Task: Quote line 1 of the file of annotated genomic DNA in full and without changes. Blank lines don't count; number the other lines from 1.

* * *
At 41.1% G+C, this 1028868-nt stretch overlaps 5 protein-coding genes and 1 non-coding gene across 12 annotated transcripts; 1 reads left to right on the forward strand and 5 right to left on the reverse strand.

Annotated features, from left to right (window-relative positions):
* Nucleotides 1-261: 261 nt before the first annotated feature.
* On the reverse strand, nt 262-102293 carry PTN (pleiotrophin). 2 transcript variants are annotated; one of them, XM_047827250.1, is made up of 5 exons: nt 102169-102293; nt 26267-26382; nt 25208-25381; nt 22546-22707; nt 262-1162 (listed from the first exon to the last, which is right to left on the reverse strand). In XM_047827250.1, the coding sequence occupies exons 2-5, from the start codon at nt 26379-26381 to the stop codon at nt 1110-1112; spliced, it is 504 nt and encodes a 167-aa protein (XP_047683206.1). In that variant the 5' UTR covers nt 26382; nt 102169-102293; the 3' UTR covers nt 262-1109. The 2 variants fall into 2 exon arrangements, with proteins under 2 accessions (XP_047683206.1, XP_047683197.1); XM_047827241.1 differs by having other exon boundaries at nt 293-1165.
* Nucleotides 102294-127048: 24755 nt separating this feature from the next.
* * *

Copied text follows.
At 41.1% G+C, this 1028868-nt stretch overlaps 5 protein-coding genes and 1 non-coding gene across 12 annotated transcripts; 1 reads left to right on the forward strand and 5 right to left on the reverse strand.